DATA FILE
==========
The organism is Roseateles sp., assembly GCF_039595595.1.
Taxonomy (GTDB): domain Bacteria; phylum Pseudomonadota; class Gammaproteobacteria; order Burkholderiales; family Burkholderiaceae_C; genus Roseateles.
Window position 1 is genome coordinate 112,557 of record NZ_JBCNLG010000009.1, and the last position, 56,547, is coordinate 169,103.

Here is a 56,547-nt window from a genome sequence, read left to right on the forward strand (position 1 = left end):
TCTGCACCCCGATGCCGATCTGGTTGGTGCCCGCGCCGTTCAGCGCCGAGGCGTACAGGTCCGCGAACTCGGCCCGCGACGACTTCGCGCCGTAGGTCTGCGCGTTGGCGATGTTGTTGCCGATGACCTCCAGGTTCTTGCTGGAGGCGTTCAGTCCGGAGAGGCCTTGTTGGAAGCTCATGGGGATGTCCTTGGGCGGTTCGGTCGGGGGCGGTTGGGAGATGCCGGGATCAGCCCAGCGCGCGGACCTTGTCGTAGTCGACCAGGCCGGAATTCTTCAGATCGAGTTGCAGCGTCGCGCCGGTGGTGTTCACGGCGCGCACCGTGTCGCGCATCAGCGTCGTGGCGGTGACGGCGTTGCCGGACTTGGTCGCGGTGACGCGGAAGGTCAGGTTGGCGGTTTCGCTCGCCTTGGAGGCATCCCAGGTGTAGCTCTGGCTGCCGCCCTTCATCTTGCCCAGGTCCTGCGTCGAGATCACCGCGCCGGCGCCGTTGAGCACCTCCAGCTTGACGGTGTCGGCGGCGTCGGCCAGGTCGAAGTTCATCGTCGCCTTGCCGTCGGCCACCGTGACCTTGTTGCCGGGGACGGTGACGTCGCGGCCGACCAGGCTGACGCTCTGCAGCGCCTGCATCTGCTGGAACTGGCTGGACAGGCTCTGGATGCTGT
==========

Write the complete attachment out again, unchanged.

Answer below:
The organism is Roseateles sp., assembly GCF_039595595.1.
Taxonomy (GTDB): domain Bacteria; phylum Pseudomonadota; class Gammaproteobacteria; order Burkholderiales; family Burkholderiaceae_C; genus Roseateles.
Window position 1 is genome coordinate 112,557 of record NZ_JBCNLG010000009.1, and the last position, 56,547, is coordinate 169,103.

Here is a 56,547-nt window from a genome sequence, read left to right on the forward strand (position 1 = left end):
TCTGCACCCCGATGCCGATCTGGTTGGTGCCCGCGCCGTTCAGCGCCGAGGCGTACAGGTCCGCGAACTCGGCCCGCGACGACTTCGCGCCGTAGGTCTGCGCGTTGGCGATGTTGTTGCCGATGACCTCCAGGTTCTTGCTGGAGGCGTTCAGTCCGGAGAGGCCTTGTTGGAAGCTCATGGGGATGTCCTTGGGCGGTTCGGTCGGGGGCGGTTGGGAGATGCCGGGATCAGCCCAGCGCGCGGACCTTGTCGTAGTCGACCAGGCCGGAATTCTTCAGATCGAGTTGCAGCGTCGCGCCGGTGGTGTTCACGGCGCGCACCGTGTCGCGCATCAGCGTCGTGGCGGTGACGGCGTTGCCGGACTTGGTCGCGGTGACGCGGAAGGTCAGGTTGGCGGTTTCGCTCGCCTTGGAGGCATCCCAGGTGTAGCTCTGGCTGCCGCCCTTCATCTTGCCCAGGTCCTGCGTCGAGATCACCGCGCCGGCGCCGTTGAGCACCTCCAGCTTGACGGTGTCGGCGGCGTCGGCCAGGTCGAAGTTCATCGTCGCCTTGCCGTCGGCCACCGTGACCTTGTTGCCGGGGACGGTGACGTCGCGGCCGACCAGGCTGACGCTCTGCAGCGCCTGCATCTGCTGGAACTGGCTGGACAGGCTCTGGATGCTGT